Pepper, vanilla and melted chocolate: Full house at Conrad’s cookie workshop

Knowing how much the Danes like to complain about the weather, many of them are probably envious of their fellow countrymen living in the Southeast Asian heat in Thailand. However, come Christmas and it can be a little challenging to get in the right mood when wearing flip-flops and sunglasses in 30+ degrees Celcius.

John Conrad Jensen therefore decided to do his part in bringing out the Danish Christmas spirit in Bangkok. Throughout December he has invited people to come bake with him and his employees.

Every Saturday and Sunday for the entire month, Conrad’s Deli has had a full house of merry bakers.

Santa’s happy helpers

Sunday 22 December was the last day of baking, and John welcomed the guests with a mouth-watering brunch of eggs, bacon, fruit, warm bread, pastry, juice and coffee with cream.

He and his staff had already prepared the dough for the day, so the guests only had to shape the cookies, before they could go in the oven.

With sticky fingers the bakers rolled pebernødder (pepper cookies), shaped brunkager (brown cookies) and piped out vaniljekranse (vanilla cookies).

Like you’d imagine Santa’s elves working concentrated side by side, the guests did their best at producing something worth presenting on Christmas Eve.

As large trays of cookies came out of the oven one by one, the small kitchen was filled with the smells of spices, sugar and vanilla from the warm cookies.

Singing and dancing to the tunes of All I Want for Christmas and Rockin’ Around the Christmas Tree, people were overloading on sugar, having to test the treats.

Joy over money

John enjoyed the full kitchen from the sideline. Though he appreciated the cheerful atmosphere he wasn’t convinced that he could sell the cookies in the shop.

Luckily, he wouldn’t have to, as the bakers could take home whatever they made on the day, for their participation fee of 500 Baht (15 Euros).

John doesn’t see much of that money as his employees get to keep it.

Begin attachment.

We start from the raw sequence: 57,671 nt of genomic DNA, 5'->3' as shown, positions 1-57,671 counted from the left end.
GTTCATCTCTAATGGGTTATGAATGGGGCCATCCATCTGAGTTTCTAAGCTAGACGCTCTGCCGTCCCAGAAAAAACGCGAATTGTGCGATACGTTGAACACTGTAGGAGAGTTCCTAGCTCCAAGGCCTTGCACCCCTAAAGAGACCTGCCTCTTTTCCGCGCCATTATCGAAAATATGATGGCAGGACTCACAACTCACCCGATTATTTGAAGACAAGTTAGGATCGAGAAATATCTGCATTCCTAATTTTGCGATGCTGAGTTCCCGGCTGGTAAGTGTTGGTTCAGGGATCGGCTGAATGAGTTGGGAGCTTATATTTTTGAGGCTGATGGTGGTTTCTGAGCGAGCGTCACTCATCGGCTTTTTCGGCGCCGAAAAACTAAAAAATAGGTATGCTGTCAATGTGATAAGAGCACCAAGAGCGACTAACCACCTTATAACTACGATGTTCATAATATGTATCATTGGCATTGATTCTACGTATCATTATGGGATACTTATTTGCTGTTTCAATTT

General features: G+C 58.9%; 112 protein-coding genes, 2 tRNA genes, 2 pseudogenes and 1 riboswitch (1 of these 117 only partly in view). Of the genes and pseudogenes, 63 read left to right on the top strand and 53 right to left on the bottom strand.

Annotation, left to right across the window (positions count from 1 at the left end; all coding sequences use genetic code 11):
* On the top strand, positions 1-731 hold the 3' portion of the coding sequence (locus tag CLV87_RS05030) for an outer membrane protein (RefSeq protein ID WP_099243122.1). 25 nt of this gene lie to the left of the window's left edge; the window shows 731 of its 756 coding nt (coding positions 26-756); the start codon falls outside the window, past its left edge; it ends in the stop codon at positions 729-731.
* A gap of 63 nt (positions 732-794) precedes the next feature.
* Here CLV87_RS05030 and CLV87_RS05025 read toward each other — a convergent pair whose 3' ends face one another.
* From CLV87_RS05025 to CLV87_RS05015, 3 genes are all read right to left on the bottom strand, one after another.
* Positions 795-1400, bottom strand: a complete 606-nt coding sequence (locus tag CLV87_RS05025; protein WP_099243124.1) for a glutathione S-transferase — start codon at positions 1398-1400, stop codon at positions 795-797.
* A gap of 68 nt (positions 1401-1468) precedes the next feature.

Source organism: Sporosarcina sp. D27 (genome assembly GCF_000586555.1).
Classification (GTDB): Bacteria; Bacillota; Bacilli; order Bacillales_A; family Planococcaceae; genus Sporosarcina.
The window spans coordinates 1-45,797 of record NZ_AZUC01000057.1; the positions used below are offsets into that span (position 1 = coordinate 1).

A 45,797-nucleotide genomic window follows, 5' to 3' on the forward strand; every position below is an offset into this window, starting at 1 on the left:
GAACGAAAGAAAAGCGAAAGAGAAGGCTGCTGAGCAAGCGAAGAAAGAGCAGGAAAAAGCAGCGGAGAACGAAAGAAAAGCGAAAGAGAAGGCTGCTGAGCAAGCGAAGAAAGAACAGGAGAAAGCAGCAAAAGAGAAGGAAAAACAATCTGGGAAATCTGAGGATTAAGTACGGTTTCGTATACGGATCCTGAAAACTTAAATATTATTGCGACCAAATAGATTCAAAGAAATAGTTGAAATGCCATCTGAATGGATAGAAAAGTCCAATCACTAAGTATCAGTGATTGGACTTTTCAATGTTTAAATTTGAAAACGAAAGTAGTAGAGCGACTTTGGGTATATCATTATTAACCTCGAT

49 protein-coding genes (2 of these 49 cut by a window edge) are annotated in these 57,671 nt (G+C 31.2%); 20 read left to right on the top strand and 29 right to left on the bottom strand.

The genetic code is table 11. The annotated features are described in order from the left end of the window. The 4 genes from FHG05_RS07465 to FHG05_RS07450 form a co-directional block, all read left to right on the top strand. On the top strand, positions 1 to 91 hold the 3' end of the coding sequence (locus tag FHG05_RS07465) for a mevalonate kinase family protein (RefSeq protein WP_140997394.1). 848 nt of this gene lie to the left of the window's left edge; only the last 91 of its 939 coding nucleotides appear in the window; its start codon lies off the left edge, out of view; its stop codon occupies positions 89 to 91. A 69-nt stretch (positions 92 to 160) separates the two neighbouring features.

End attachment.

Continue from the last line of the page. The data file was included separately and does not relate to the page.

To him it’s not about making a profit. It’s about making people happy by giving them a taste of Denmark as well as making the deli visible to potential customers.

In fact, the Christmas baking has proved so successful that John will repeat the concept in 2020 making lagkage (layered cakes traditionally served for birthdays) in January and frikadelle (meatball) workshops in February.

The Dane learned to cook from his mother. He enjoys it so much that he chose to open his small, Danish food haven in Bangkok nine months ago. Now, John has seven employees.

He makes everything from hindbærsnitter (raspberry cakes) and rye bread to pickled herring and the traditional Danish Christmas meal.

After making marzipan and nougat confectionary, the guests were treated to one of the deli’s specialties: hotdogs with the lot; mustard, ketchup, remoulade, raw onion, fried onion and pickled cucumber as the cherry on top. If you weren’t full already from snacking on dough and cookies, lunch was sure to do the job.

conrads deli christmas baking

conrads deli christmas baking

The guests enjoying brunch before the baking starts. John Conrad Jensen hopes to set up a cafe serving daily brunch in this space in front of the deli.

Some of the guests were already feeling the Christmas spirit before baking.

Traditional Danish pebernødder (pepper cookies).

Brunkager (brown cookies).

Vaniljekranse (vanilla cookies) ready for baking. Conrad’s Deli’s staff managed the ovens.

Homemade marcipan confectionary with a centre of nougat is dipped in chocolate.

John Conrad Jensen chows how to coat the confectionary in chocolate.

Piping out vaniljekranse (vanilla cookies).

Brunkager (brown cookies).

Pebernødder (pepper cookies). The usual lazy way to make them is to make a long sausage and cut the desired size with a knife. This isn’t allowed in Conrad’s kitchen. Each cookie had to be rolled, then placed on the baking tray.

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